Excel works very well for dashboard reporting. But there are a wide variety of techniques you can use, and they all can’t be explained in one short article. Even so,
3) Standardize Coloring and Formatting Reports
- Impress your boss with one consistent color and formatting scheme through out the document. Use your company’s colors when appropriate. If you deem it necessary to select a different palate, go with lighter tones that are easier on the eyes
- Before you save for the last time, make sure that each tab is ready for its close-up. Excel will open up for the next user in the way you left it. For example: If you leave a tab so that cell A1100 is that last tab you selected, that’s the tab your boss will see. Always select the top left cell (cell A1) before your final save and exit
- The Painter Brush allows you to select the cells that you would want to copy for formatting purposes. To use this feature repeatedly, simply double-click it before using, to turn off, just click the icon once.
4) Group Rows and Freeze Cells When Necessary
- A lot of people don’t know about the ‘Group’ feature, while formatting reports so stand out from your peers by putting it to good use. You can group rows to remove clusters from your reports. This is a great feature if you have secondary data that breaks down metrics in certain rows even more, for example you have a row showing Total Revenue, and you also want to have Revenue broken down in two sub-rows showing Revenue for Inside Sales and Outbound Sales.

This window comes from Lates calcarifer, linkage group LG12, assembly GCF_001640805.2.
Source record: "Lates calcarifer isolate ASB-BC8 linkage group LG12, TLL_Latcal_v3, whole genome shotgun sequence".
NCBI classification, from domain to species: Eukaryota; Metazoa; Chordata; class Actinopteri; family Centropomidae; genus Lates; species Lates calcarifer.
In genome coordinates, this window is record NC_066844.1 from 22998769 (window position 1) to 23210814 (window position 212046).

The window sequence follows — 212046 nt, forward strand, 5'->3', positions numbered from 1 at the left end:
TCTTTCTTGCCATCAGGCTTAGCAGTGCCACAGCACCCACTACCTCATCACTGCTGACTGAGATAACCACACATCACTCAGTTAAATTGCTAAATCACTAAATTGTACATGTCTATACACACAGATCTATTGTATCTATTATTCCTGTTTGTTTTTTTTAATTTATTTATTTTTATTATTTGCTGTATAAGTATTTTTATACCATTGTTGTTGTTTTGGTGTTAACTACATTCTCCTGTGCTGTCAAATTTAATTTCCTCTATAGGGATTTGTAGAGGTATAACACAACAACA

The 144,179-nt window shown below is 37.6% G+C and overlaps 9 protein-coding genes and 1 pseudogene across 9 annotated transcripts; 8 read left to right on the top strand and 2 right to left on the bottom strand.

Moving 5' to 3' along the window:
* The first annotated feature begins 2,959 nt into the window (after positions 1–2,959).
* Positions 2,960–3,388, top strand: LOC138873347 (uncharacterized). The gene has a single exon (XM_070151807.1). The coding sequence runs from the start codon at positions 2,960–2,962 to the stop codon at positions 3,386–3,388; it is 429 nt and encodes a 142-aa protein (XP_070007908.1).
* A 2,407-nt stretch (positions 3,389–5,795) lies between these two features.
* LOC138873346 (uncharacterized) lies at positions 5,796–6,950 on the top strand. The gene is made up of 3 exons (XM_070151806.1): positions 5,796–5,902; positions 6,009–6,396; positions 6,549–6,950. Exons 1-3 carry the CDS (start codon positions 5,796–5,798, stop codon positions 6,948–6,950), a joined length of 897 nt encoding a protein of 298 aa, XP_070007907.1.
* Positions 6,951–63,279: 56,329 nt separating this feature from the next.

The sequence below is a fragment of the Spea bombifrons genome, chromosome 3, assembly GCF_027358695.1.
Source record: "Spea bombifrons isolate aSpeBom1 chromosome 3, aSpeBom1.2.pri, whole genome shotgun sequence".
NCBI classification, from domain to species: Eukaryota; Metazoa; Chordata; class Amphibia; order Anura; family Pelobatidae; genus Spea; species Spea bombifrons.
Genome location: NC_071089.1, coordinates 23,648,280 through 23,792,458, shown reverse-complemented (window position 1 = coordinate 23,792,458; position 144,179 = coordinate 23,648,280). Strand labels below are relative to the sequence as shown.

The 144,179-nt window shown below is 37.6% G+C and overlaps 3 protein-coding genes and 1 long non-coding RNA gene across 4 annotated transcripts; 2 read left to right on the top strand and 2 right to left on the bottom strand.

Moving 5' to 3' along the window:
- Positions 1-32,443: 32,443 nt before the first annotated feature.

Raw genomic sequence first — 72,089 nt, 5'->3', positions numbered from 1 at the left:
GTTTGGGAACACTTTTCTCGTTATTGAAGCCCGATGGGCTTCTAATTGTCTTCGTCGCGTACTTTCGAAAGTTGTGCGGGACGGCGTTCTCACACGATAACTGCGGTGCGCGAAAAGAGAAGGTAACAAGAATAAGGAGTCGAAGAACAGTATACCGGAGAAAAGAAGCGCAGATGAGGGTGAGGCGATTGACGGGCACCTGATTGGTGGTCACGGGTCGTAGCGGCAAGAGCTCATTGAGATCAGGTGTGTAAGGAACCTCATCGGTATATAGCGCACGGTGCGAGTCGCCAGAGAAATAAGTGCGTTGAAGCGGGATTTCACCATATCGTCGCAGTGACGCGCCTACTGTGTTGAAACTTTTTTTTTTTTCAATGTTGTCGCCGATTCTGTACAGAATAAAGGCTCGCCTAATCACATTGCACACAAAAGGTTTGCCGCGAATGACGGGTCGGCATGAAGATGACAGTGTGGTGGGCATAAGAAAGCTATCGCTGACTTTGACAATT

5) Always Include a Summary Page
- Your Year-End Sales Reports are intriguing, really… but not everyone is going to want to go through each tab and read every element. Take the important pieces of information and summarize them in the first tab. Your executives will love you for it, and they’ll be able to drill down into the numbers that appeal most to them
- Be sure to include the key graphs and charts to make your summary page visually appealing! You want to capture your readers’ attention from the very first page—and entice them to read on
The year is coming to an end. That means time for that holiday bonus, maybe some extra vacation time, but before all that, you have to close out the year on a strong note. And even when you reach—and surpass your goal, you’re still not home free. Because you still have to do some year-end sales reporting in Excel before you can officially close the book.
To help make this task easier, we’ve compiled some tips on formatting reports:
1) All Columns Should Be Created Equal
- Give your reports the professional polish they deserve by having all the columns in each tab an equal width. To do this:
- Select each column that you would like to make an equal width, make sure you are clicking and dragging from the very top row (with A, B, C, etc.) and that there is an arrow pointing down before you click and drag
- Then select the border next to one of the selected columns and drag until it is the proper width. Before dragging to you will again need to select the very top row and this time you should see an icon with arrows pointing left and right.
- Pro Tip: Excel will tell you what the width is exactly so you can apply the exact same measurements to all of your tabs (or where it makes sense in your report)